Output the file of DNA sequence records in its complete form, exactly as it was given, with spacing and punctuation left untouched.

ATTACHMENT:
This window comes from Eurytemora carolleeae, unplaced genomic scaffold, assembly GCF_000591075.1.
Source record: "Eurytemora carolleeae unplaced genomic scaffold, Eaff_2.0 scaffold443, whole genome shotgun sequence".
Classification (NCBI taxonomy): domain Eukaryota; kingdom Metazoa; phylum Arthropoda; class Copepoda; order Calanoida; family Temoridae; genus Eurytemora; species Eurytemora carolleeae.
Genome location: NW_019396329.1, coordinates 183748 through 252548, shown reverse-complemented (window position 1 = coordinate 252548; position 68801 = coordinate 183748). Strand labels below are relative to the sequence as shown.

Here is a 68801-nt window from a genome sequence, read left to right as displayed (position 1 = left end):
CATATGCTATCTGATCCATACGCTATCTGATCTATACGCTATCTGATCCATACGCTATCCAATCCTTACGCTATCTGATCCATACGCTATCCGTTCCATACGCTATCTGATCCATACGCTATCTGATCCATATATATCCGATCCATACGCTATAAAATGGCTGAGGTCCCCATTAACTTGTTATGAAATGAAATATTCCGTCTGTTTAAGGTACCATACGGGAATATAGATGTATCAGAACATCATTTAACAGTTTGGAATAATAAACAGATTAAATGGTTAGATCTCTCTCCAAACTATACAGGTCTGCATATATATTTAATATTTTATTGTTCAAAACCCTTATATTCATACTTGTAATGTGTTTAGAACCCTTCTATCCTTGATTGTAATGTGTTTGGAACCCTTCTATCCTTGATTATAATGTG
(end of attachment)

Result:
This window comes from Eurytemora carolleeae, unplaced genomic scaffold, assembly GCF_000591075.1.
Source record: "Eurytemora carolleeae unplaced genomic scaffold, Eaff_2.0 scaffold443, whole genome shotgun sequence".
Classification (NCBI taxonomy): domain Eukaryota; kingdom Metazoa; phylum Arthropoda; class Copepoda; order Calanoida; family Temoridae; genus Eurytemora; species Eurytemora carolleeae.
Genome location: NW_019396329.1, coordinates 183748 through 252548, shown reverse-complemented (window position 1 = coordinate 252548; position 68801 = coordinate 183748). Strand labels below are relative to the sequence as shown.

Here is a 68801-nt window from a genome sequence, read left to right as displayed (position 1 = left end):
CATATGCTATCTGATCCATACGCTATCTGATCTATACGCTATCTGATCCATACGCTATCCAATCCTTACGCTATCTGATCCATACGCTATCCGTTCCATACGCTATCTGATCCATACGCTATCTGATCCATATATATCCGATCCATACGCTATAAAATGGCTGAGGTCCCCATTAACTTGTTATGAAATGAAATATTCCGTCTGTTTAAGGTACCATACGGGAATATAGATGTATCAGAACATCATTTAACAGTTTGGAATAATAAACAGATTAAATGGTTAGATCTCTCTCCAAACTATACAGGTCTGCATATATATTTAATATTTTATTGTTCAAAACCCTTATATTCATACTTGTAATGTGTTTAGAACCCTTCTATCCTTGATTGTAATGTGTTTGGAACCCTTCTATCCTTGATTATAATGTG